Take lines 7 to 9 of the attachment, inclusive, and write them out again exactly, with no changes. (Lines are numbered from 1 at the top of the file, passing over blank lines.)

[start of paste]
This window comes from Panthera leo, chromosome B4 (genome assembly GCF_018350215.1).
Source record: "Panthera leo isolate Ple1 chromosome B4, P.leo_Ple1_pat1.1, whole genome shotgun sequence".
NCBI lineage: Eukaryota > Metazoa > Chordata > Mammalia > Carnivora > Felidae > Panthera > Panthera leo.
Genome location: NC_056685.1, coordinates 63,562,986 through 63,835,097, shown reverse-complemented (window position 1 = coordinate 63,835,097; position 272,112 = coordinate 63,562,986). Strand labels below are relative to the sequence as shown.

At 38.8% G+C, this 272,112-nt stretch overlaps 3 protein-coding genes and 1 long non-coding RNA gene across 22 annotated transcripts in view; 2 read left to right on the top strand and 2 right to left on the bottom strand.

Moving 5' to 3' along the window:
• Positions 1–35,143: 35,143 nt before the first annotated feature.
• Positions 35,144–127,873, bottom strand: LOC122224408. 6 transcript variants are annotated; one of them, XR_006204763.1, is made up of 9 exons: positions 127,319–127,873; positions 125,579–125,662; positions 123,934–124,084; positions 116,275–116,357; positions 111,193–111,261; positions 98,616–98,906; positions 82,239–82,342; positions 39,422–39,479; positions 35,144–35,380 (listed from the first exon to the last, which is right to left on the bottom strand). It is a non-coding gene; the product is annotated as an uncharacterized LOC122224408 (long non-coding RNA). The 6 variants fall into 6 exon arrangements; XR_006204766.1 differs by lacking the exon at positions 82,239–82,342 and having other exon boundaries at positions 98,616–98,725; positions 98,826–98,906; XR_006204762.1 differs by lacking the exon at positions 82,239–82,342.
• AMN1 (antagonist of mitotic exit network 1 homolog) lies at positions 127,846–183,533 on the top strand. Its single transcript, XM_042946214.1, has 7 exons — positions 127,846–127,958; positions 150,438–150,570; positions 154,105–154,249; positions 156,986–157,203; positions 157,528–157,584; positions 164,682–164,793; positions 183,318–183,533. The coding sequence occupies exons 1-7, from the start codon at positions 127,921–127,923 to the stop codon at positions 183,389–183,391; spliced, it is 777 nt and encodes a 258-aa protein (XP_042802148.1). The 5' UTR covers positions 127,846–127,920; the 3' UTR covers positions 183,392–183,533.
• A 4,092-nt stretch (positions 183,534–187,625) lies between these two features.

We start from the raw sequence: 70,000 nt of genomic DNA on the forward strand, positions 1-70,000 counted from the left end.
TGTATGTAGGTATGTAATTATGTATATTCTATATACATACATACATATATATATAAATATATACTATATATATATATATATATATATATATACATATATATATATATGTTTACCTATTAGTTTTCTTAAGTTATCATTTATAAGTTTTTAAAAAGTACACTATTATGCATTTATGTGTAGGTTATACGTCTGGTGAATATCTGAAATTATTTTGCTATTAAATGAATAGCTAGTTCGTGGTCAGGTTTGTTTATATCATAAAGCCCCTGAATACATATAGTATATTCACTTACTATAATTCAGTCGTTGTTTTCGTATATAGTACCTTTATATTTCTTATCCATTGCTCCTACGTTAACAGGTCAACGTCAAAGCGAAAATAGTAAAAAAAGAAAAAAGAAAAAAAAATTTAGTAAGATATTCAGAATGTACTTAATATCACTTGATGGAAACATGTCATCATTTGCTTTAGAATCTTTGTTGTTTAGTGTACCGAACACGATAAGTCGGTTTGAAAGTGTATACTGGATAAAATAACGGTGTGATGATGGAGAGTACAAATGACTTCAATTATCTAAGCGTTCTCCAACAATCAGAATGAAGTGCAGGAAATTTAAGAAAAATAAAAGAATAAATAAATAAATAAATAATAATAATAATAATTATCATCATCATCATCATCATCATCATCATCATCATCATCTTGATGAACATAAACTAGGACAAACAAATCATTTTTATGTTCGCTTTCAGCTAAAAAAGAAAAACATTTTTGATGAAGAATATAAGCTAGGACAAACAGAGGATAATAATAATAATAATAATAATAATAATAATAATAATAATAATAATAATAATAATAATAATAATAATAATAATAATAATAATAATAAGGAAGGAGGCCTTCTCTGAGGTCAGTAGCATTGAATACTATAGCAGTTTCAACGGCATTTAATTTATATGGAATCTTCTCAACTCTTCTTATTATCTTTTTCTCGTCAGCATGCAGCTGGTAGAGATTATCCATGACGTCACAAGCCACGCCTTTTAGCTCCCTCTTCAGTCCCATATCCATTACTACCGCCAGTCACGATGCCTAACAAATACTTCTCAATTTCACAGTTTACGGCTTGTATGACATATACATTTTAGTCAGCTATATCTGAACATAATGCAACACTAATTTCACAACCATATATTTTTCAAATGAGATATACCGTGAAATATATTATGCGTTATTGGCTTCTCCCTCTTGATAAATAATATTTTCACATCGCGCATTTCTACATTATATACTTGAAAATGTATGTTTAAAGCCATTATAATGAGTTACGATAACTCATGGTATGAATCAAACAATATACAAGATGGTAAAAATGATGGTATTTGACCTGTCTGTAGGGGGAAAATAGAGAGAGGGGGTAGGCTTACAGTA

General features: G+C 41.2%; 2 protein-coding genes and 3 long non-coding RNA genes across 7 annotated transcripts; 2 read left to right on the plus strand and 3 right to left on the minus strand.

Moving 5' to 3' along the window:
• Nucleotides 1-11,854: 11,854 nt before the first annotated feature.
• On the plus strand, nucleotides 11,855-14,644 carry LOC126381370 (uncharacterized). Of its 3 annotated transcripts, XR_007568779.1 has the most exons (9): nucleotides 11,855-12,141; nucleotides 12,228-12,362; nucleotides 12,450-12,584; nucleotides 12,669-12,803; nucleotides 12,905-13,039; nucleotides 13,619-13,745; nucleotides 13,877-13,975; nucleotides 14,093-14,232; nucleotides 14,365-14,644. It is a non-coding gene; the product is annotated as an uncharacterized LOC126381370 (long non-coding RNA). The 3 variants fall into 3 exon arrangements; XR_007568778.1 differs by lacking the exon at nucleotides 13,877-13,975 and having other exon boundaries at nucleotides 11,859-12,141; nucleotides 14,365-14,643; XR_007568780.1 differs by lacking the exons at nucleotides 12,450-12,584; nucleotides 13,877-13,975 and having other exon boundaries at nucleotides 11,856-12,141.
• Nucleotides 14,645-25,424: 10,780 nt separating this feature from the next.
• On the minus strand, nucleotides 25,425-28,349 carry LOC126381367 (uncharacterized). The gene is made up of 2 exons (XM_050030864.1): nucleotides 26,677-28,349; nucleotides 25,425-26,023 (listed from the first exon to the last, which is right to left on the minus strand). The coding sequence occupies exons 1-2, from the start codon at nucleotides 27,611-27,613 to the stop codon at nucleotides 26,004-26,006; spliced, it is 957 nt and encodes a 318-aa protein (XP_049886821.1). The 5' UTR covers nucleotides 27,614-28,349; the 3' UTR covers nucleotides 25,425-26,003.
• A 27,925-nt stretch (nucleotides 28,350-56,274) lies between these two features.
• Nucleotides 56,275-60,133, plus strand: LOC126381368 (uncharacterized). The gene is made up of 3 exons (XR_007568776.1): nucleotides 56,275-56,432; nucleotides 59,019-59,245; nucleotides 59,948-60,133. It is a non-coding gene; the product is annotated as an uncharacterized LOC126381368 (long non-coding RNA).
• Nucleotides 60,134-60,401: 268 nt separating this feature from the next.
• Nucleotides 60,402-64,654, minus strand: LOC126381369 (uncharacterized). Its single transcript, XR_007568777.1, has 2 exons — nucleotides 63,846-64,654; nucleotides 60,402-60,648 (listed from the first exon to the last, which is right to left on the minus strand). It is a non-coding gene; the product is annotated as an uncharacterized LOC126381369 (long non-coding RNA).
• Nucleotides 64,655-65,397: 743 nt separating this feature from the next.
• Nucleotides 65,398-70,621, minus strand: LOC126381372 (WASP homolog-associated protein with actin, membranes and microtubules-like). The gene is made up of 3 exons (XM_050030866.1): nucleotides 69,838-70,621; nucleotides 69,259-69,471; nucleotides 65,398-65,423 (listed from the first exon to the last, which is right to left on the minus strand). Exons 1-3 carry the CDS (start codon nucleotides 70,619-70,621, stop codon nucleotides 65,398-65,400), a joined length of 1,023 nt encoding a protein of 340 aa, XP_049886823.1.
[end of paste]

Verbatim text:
• Positions 1–35,143: 35,143 nt before the first annotated feature.
• Positions 35,144–127,873, bottom strand: LOC122224408. 6 transcript variants are annotated; one of them, XR_006204763.1, is made up of 9 exons: positions 127,319–127,873; positions 125,579–125,662; positions 123,934–124,084; positions 116,275–116,357; positions 111,193–111,261; positions 98,616–98,906; positions 82,239–82,342; positions 39,422–39,479; positions 35,144–35,380 (listed from the first exon to the last, which is right to left on the bottom strand). It is a non-coding gene; the product is annotated as an uncharacterized LOC122224408 (long non-coding RNA). The 6 variants fall into 6 exon arrangements; XR_006204766.1 differs by lacking the exon at positions 82,239–82,342 and having other exon boundaries at positions 98,616–98,725; positions 98,826–98,906; XR_006204762.1 differs by lacking the exon at positions 82,239–82,342.
• AMN1 (antagonist of mitotic exit network 1 homolog) lies at positions 127,846–183,533 on the top strand. Its single transcript, XM_042946214.1, has 7 exons — positions 127,846–127,958; positions 150,438–150,570; positions 154,105–154,249; positions 156,986–157,203; positions 157,528–157,584; positions 164,682–164,793; positions 183,318–183,533. The coding sequence occupies exons 1-7, from the start codon at positions 127,921–127,923 to the stop codon at positions 183,389–183,391; spliced, it is 777 nt and encodes a 258-aa protein (XP_042802148.1). The 5' UTR covers positions 127,846–127,920; the 3' UTR covers positions 183,392–183,533.